bad drivers

Houston drivers generally doing fine

And are respectful of others

There’s more traffic in Houston and area nowadays but the Houston RCMP detachment is finding drivers generally respectful of others when out and about.

“Yes, there is more traffic, more industrial traffic, but we have not had a lot of people complaining about people not obeying the rules of the road,” says detachment commanding officer Sergeant Mark Smaill.

“We’re finding that people are giving each other plenty of room.”

Some of the increased traffic stems from Coastal GasLink pipeline construction activity as well as the mainstay forest industry.

“Logging is going very strong right now,” said Smaill.

While some of the pipeline-related traffic may be in larger and heavier vehicles, a good portion comes in the form of lighter pickup trucks.

Smaill’s comments come as the RCMP’s highway patrol’s emphasis on traffic safety during September winds down.

The detachment does not have an attached highway patrol section but does cooperate with highway patrol officers who regularly patrol the area.

And the detachment’s general duty officers during the course of their regular duties will keep their eyes open for drivers using cellphones and for drivers and passengers not wearing seatbelts.

September, along with March, are two months each year in which police emphasize the need to avoid becoming distracted while driving and to wear seatbelts.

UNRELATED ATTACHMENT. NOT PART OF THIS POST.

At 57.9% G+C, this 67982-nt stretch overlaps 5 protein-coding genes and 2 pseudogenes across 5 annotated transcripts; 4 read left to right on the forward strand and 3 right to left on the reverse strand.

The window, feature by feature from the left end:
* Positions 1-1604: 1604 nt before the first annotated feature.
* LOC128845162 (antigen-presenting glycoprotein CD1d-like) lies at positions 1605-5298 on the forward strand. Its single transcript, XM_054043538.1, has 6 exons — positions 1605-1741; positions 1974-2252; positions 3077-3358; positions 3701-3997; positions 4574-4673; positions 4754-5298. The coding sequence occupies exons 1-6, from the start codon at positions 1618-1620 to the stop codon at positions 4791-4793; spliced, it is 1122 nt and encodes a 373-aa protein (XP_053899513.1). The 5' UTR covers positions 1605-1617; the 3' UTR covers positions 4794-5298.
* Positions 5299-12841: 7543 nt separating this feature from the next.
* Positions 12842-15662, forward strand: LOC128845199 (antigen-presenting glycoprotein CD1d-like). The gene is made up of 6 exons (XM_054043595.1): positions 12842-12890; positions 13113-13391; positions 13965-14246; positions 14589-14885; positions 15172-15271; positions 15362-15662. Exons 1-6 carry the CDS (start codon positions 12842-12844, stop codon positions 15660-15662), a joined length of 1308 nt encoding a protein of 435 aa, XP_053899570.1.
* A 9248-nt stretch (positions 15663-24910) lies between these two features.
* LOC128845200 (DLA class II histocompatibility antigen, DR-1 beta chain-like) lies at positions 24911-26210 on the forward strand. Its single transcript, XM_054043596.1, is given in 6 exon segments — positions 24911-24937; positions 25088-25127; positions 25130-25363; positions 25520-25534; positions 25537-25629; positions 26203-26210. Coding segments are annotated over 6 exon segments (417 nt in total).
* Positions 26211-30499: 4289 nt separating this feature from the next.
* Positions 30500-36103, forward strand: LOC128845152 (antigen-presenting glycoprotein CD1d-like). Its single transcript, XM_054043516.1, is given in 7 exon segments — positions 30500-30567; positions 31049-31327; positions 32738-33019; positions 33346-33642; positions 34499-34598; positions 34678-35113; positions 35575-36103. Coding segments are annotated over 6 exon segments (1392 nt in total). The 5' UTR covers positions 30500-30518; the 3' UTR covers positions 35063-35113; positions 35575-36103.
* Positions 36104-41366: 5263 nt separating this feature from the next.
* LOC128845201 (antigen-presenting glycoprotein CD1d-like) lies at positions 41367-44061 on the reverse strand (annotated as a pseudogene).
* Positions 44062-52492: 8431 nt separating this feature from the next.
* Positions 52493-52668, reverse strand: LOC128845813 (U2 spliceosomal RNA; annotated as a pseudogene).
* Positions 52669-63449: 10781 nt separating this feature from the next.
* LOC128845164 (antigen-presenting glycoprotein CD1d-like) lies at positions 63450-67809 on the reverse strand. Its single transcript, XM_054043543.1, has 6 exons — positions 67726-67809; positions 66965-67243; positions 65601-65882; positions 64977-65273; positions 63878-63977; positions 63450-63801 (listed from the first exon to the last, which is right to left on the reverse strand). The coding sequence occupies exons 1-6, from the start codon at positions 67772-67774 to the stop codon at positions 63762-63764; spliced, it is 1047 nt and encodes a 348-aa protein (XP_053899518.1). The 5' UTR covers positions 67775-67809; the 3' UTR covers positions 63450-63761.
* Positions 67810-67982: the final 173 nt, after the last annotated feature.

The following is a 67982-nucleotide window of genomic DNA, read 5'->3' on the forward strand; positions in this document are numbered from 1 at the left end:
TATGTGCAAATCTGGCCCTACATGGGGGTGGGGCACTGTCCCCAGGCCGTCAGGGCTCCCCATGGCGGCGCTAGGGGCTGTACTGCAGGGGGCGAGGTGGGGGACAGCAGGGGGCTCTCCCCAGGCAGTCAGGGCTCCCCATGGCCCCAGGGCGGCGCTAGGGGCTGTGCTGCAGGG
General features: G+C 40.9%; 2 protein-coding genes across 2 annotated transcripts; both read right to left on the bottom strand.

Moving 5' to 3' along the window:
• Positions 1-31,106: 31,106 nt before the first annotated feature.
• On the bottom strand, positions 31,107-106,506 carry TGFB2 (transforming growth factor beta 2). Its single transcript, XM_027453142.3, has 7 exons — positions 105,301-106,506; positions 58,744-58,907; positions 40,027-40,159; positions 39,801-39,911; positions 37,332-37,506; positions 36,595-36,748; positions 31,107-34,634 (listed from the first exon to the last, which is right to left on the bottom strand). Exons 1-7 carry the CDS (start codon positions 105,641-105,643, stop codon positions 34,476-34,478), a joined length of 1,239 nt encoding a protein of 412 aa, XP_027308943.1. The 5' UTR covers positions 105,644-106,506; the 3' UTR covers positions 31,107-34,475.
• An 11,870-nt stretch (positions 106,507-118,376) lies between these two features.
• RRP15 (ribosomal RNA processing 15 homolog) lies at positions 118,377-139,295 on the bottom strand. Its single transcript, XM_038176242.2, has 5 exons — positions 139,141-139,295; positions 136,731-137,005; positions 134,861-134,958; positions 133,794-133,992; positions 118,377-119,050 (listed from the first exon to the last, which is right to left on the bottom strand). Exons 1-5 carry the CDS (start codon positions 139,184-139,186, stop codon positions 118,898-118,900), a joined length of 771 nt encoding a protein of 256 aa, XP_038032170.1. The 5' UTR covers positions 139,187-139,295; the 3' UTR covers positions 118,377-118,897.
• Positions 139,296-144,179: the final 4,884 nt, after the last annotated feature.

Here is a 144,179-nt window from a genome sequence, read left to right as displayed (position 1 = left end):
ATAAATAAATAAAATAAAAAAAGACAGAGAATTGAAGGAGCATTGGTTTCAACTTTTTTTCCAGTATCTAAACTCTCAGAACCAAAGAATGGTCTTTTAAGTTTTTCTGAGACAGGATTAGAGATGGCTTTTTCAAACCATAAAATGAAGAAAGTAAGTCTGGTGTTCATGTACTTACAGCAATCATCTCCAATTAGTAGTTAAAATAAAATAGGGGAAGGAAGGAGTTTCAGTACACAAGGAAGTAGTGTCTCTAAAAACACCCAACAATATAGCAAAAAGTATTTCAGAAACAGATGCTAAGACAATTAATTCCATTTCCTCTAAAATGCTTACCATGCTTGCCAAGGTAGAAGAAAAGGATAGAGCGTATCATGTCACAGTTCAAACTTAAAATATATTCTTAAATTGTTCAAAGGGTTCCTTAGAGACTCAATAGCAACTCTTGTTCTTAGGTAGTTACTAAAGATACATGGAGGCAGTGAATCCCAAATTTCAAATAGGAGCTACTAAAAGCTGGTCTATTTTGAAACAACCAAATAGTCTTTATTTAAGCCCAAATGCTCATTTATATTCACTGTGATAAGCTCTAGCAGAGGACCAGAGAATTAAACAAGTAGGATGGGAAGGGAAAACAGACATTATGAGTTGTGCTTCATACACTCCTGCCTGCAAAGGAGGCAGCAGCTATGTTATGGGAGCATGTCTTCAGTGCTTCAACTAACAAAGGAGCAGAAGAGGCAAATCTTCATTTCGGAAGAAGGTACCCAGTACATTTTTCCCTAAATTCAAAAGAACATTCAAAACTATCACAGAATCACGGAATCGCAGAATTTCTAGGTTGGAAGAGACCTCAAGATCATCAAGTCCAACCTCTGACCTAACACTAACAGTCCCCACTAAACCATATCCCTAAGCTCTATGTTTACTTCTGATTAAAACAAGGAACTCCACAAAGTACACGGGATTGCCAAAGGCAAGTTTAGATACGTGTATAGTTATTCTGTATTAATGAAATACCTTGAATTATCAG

“According to provincial data, distracted driving is responsible for more than 25 per cent of all car crash fatalities and is the second leading cause of fatal collisions in BC,” a statement from the provincial highway patrol indicates.

“Every year, an average of 76 people die in fatal motor vehicle collisions in BC because the driver was distracted or not paying attention.”

And while many drivers may think cellphone use is a major contributor to distracted driving, activities extend to personal grooming, eating/drinking, reading, insecure pets, other passengers and not knowing your route.

The fines for distracted driving start at $368 and 4 penalty points, plus a driver risk premium assessed by ICBC.

In addition, vehicle insurance costs may be affected and too many points assessed against one’s licence may result in a prohibition from driving, police warn.

Complying with seatbelt requirements is generally quite high in B.C. but, on average, 50 people are killed every year in collisions that may have been survivable had restraints been worn, police add.

“Occupant restraints refers to all occupants of your vehicle, including children who are required to be secured in approved infant or child seats, appropriate to age and height,” the provincial highway patrol statement continued

“Police recommend that you always buckle up even if you are going short distances – seatbelts and airbags work together to protect you and the occupants of your car.”

The fine for not wearing a seatbelt is $167.